Texas Living

A Beginner’s Guide to Backyard Beekeeping

By Peter Simek 5.19.20

Bees are amazing creatures. They pollinate plants, sustain healthy ecosystems, nurture agricultural cultivation, and produce delicious honey and useful beeswax. Bees are so beneficial that many people have found that keeping their own colony of bees in their backyard is a rewarding hobby.

Backyard beekeeping sounds daunting, but it’s easier than you might think. Even if you are a little afraid of bees and don’t want to be stung, you may find that getting over your fears and establishing a backyard beehive is well worth the effort it takes to produce a jar of sweet, homemade honey. Here’s a guide to getting started.

1. Hit the Books

Before you dive into backyard beekeeping, it’s best to figure out whether you are ready for the commitment. Beekeeping isn’t very time-consuming — the bees do most of the hard work for you. However, maintaining your hives and protecting your bees from pests and disease does require regular maintenance, care, and careful attention. Spend some time reading about bees and beekeeping. Learn how the process of honey-making works so you understand everything that goes into maintaining a healthy hive.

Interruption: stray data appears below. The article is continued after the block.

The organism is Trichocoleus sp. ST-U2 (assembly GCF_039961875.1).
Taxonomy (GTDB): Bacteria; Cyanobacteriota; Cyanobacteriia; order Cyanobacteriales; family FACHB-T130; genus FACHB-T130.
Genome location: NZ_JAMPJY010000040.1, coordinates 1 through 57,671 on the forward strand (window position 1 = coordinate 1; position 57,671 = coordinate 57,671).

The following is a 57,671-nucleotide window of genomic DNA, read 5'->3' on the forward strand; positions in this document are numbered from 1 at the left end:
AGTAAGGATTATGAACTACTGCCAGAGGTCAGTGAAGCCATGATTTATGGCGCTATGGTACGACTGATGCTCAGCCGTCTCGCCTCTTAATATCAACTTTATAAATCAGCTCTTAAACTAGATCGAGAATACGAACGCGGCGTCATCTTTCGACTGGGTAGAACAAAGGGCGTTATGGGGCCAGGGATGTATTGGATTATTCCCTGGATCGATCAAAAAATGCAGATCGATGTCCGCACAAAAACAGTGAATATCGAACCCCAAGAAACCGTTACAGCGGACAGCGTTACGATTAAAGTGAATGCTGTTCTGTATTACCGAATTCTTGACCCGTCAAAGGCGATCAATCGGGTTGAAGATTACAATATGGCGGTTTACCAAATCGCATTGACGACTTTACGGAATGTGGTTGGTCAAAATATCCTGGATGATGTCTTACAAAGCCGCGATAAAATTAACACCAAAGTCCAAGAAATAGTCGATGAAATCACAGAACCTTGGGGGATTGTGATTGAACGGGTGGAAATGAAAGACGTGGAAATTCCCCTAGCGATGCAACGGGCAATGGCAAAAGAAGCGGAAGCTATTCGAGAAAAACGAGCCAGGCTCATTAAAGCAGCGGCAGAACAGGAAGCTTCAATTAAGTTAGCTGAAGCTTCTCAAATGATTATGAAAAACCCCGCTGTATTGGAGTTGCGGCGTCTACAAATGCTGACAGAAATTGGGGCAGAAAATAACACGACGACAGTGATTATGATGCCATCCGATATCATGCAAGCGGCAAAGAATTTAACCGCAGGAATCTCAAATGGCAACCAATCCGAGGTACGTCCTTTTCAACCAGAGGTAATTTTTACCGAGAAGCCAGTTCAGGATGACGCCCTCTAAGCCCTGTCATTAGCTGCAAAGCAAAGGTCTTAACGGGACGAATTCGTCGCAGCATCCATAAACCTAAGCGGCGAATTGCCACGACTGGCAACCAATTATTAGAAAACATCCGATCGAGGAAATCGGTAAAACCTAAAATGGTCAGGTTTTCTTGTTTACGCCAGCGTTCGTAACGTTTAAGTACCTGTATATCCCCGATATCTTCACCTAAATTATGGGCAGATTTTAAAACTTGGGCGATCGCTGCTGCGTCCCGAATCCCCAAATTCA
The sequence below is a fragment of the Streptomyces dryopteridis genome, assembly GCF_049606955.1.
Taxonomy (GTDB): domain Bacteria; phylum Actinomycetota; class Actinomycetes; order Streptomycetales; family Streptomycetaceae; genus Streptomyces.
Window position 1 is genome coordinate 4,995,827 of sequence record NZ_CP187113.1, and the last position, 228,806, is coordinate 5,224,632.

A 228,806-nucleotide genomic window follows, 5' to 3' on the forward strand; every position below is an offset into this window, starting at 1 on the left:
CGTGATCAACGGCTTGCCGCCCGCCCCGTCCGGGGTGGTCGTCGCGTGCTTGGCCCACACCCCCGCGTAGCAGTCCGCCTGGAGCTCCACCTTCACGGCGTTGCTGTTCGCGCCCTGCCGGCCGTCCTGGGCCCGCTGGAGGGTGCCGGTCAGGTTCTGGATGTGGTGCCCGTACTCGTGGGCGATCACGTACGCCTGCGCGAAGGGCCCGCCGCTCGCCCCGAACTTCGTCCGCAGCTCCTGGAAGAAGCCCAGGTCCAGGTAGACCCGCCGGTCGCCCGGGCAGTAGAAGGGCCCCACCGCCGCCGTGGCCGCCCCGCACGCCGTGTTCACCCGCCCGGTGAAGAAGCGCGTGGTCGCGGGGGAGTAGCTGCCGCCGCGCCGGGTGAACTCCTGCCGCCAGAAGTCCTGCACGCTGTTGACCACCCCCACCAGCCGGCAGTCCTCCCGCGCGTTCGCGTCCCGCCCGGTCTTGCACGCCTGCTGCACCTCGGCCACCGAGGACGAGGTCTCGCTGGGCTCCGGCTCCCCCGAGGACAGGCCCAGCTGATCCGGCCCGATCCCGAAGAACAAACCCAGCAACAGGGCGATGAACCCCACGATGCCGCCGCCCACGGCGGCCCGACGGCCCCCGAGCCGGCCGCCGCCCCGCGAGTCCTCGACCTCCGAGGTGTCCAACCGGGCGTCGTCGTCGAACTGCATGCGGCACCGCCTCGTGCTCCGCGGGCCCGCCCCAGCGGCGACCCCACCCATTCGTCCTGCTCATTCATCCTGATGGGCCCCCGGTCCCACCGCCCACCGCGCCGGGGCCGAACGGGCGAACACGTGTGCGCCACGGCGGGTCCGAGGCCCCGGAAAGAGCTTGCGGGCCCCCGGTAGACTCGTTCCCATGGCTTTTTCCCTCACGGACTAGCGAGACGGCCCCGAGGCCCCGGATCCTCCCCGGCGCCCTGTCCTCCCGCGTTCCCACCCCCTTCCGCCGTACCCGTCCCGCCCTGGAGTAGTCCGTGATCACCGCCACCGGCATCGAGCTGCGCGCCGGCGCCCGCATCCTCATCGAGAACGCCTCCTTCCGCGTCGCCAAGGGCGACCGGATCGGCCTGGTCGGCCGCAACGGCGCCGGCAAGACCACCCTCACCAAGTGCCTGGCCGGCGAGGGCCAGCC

2. Ask the Experts

You may want to reach out to local beekeeping organizations in your area. Beekeeping has become a popular hobby in Texas, and many organizations across the state are enthusiastic about mentoring new keepers. Interacting with experts and other local beekeepers will help you learn more about the ins and outs of the hobby and give you a better sense of whether beekeeping is for you. It’s always nice to have a community you can rely on when questions arise.

3. Make a Plan

Establishing a successful hive can be tricky. It will require good planning and a few important tools. It’s best to start in the spring, when bees are most active collecting honey. If you establish your hive in the springtime, you should have your first batch of fresh honey by the end of the summer, which is great motivation as you begin this venture.

4. Gear Up

It’s important to protect yourself with the proper gear. Here are the three key pieces:

  • Veil: The veil to cover your head and face is your most important piece of protective gear, as it helps protect your eyes and face from stings and helps with vision.
  • Gloves: You can buy beekeeping gloves, but you may find that you get by just fine with a pair of kitchen gloves. Some daring beekeepers even forgo gloves altogether, knowing that they are unlikely to be stung if they are calm and respectful of the bees, but this is advanced magic.
  • Full-length suit: There are also full-length beekeeping suits, but full-length clothing may suit you fine.

5. Get Equipment

There are a few key tools you’ll need to care for a hive. These items will help prevent stings and help you harvest your honey efficiently.

  • Smoker: Smoke calms bees, which is helpful when you are disturbing the bees to access their hive and harvest the honey.
  • Hive tool: This instrument, which looks a little like a crowbar, is used to break apart the boxes that comprise your beehive. They can get stuck together with beeswax and propolis, a resin-like material that bees make.